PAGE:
To enhance the expression and delivery of empty capsid constructs, alternative vector systems that allow expression of FMDV capsid structures in infected cells and potentially induce both humoral and cell-mediated immune responses have been examined. One approach utilized a DNA inoculation-based strategy designed to produce empty capsids in inoculated animals (46, 52, 91, 95). Similar studies using cDNA that encodes the entire viral genome but contains a mutation at the cell binding site were also performed (46, 471). Initial studies in mice, inoculated either intradermally by gene gun or intramuscularly (i.m.), resulted in the induction of an FMDV-specific neutralizing antibody response that required an active viral 3Cpro in the empty capsid construct (46, 95). In swine, however, large amounts of DNA and at least two or three inoculations were needed to induce a low FMDV-specific neutralizing antibody response and variable levels of protection (46, 52, 91). In one study, coadministration of a plasmid encoding porcine granulocyte-macrophage colony-stimulating factor together with an FMDV empty capsid construct appeared to improve the FMDV-specific antibody response (91). Although the use of naked DNA vaccines has numerous advantages, its efficiency of uptake is low and the mechanism of action is still not well understood.

An alternative, and very efficient, antigen delivery system utilizes a live virus vector. Both human adenovirus and poxviruses are well-characterized vectors for foreign gene expression (182, 225, 284, 303, 349, 404) and have been used to deliver FMDV capsid proteins (1, 57, 301, 302, 320, 423, 424, 480). Human adenoviruses possess low pathogenicity in humans and animals, and wild-type virus has been safely and successfully used in oral immunization of U.S. military recruits as prevention against acute respiratory disease (109, 458). As an additional safety feature, replication-defective human Ad5 vectors, which lack a portion of the adenovirus genome, have been produced. These vectors can productively grow only in specific cell cultures that provide the missing functions (183). Despite their inability to replicate, immunization of a number of animal species with these replication-defective adenoviruses containing genes from other viruses has resulted in induction of an immune response against the foreign gene products and protection from challenge (148, 156, 234, 377, 482). An additional advantage of the adenovirus system is that human adenovirus vectors are able to bind to and internalize in cells of several animal species, including cattle and swine (375), thus ensuring rapid uptake and expression of the desired genes in these species.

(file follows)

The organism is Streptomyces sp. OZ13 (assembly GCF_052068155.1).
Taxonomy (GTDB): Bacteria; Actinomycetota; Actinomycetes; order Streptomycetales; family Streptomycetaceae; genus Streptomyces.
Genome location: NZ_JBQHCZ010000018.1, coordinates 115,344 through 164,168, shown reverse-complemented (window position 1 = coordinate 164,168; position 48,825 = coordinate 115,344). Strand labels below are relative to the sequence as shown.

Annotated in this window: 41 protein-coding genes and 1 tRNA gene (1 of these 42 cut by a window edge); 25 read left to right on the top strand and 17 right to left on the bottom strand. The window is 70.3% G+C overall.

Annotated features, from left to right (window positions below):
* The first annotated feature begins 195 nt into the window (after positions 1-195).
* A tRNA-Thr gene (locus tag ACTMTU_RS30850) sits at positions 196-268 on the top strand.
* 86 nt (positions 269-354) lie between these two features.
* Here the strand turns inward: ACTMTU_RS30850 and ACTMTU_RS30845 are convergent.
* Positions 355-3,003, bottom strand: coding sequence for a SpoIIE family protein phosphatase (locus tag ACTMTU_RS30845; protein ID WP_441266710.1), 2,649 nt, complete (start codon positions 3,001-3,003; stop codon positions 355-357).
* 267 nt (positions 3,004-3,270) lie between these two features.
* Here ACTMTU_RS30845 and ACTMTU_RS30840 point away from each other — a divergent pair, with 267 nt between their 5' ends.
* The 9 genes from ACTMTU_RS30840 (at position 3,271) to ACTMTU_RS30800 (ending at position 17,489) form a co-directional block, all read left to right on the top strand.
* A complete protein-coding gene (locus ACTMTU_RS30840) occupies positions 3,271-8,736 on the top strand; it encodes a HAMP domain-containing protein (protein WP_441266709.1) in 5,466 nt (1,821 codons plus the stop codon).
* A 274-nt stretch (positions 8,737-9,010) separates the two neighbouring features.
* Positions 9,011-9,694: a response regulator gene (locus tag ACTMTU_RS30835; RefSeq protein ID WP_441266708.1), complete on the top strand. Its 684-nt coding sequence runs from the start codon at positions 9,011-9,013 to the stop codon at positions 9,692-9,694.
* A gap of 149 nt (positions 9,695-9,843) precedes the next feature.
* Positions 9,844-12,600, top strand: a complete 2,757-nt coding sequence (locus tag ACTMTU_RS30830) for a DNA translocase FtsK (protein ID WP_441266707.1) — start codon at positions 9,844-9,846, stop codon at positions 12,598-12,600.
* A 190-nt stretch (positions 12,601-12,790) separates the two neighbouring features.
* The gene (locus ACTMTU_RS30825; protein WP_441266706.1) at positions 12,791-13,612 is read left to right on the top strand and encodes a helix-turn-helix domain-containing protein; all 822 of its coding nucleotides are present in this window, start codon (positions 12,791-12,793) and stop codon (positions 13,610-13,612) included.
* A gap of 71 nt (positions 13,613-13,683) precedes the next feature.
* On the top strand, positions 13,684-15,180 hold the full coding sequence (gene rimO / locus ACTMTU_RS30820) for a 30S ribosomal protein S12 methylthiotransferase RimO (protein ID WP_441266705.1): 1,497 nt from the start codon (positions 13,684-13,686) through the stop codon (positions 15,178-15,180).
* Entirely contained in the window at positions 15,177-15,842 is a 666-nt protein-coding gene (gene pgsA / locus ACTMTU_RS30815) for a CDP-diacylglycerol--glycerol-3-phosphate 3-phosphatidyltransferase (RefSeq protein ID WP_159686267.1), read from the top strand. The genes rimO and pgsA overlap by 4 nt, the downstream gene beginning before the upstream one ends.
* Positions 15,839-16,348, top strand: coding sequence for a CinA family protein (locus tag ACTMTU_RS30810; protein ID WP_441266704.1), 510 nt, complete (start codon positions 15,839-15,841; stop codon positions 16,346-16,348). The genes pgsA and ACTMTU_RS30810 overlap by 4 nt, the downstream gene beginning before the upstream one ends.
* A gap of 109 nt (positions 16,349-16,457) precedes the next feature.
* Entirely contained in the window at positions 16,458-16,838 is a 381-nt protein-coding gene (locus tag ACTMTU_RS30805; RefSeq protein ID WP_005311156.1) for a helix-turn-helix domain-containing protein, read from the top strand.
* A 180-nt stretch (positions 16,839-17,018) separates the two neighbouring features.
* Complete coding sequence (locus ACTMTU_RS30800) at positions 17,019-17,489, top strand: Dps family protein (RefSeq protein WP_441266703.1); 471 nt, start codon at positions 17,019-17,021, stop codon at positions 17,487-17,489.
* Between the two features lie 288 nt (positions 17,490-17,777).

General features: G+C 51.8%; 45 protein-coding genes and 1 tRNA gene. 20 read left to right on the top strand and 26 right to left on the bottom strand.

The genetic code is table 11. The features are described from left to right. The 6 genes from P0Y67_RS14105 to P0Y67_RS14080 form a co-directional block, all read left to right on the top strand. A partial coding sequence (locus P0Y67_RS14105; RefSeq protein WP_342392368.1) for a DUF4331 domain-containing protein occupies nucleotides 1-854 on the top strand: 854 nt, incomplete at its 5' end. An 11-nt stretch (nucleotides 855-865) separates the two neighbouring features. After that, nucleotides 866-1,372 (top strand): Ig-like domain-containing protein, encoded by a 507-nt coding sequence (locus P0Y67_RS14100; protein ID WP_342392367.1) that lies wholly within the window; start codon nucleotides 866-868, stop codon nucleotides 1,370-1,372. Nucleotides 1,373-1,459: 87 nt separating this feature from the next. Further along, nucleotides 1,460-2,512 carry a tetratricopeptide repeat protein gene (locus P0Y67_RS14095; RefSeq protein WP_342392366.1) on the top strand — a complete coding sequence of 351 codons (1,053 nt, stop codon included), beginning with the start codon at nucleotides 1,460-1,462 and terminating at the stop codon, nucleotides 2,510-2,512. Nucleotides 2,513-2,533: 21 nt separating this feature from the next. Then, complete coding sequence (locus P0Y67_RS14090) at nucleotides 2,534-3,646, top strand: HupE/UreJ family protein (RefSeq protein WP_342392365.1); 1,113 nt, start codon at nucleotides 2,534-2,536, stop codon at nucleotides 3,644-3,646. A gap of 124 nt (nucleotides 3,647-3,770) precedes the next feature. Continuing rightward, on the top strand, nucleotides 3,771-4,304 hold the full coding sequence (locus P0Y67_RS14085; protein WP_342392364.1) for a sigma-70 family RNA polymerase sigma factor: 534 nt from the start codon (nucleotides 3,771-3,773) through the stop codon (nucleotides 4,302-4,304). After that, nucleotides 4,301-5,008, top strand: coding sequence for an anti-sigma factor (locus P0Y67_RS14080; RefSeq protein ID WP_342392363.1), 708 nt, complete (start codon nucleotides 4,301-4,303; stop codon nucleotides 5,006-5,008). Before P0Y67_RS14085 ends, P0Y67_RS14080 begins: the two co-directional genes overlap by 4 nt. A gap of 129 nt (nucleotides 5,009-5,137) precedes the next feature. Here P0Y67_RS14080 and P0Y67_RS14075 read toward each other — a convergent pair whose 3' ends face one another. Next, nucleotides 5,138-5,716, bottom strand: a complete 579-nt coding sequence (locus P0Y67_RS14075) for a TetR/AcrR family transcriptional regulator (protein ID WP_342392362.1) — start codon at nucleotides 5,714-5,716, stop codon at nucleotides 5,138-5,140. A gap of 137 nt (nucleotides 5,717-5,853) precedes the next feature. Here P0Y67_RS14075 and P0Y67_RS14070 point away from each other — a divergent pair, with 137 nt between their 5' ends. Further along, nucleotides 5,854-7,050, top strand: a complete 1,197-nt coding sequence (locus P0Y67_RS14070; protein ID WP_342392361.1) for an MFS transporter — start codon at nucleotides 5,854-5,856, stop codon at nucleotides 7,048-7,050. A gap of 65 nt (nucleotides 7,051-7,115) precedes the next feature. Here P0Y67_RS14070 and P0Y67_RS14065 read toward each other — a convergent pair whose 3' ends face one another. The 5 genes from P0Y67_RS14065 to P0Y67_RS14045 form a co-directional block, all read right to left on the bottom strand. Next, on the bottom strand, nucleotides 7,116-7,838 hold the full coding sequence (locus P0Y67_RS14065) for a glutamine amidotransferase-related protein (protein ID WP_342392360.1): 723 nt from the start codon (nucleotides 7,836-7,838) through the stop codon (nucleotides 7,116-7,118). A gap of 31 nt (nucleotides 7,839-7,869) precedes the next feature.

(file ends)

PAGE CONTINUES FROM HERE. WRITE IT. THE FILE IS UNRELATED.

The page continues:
We have constructed replication-defective human Ad5 vectors containing inserts coding for the FMDV serotype A12 or A24Cruzeiro structural proteins and including either wild-type (Ad5-A12 or Ad5-A24) (302, 320) or inactive (Ad5-A123CMUT) (301) 3Cpro genes. A replication-competent Ad5 containing the serotype C1Oberbayern capsid-coding region but lacking the 3Cpro-coding region (Ad5-C1) has also been constructed (424). Swine receiving two inoculations of Ad5-A12 or Ad5-A24 developed FMDV-specific neutralizing antibody responses and were protected from either contact challenge (five of six swine were protected) (302) or direct inoculation challenge (four of four swine were protected) (320). In contrast, swine inoculated with Ad5-A123CMUT (302) or swine and cattle inoculated with two doses of Ad5-C1 (423, 424) did not develop FMDV-specific neutralizing antibodies and were not protected against challenge. These results demonstrate the potential of an Ad5-vectored empty capsid vaccine approach and support the requirement of processing of the P1-2A capsid precursor protein by 3Cpro for the production of a potent and efficacious vaccine. These studies also indicated that there was no spread of recombinant virus to uninoculated swine housed in the same room, as demonstrated by the absence of both FMDV- and Ad5-specific neutralizing antibody responses (301, 302).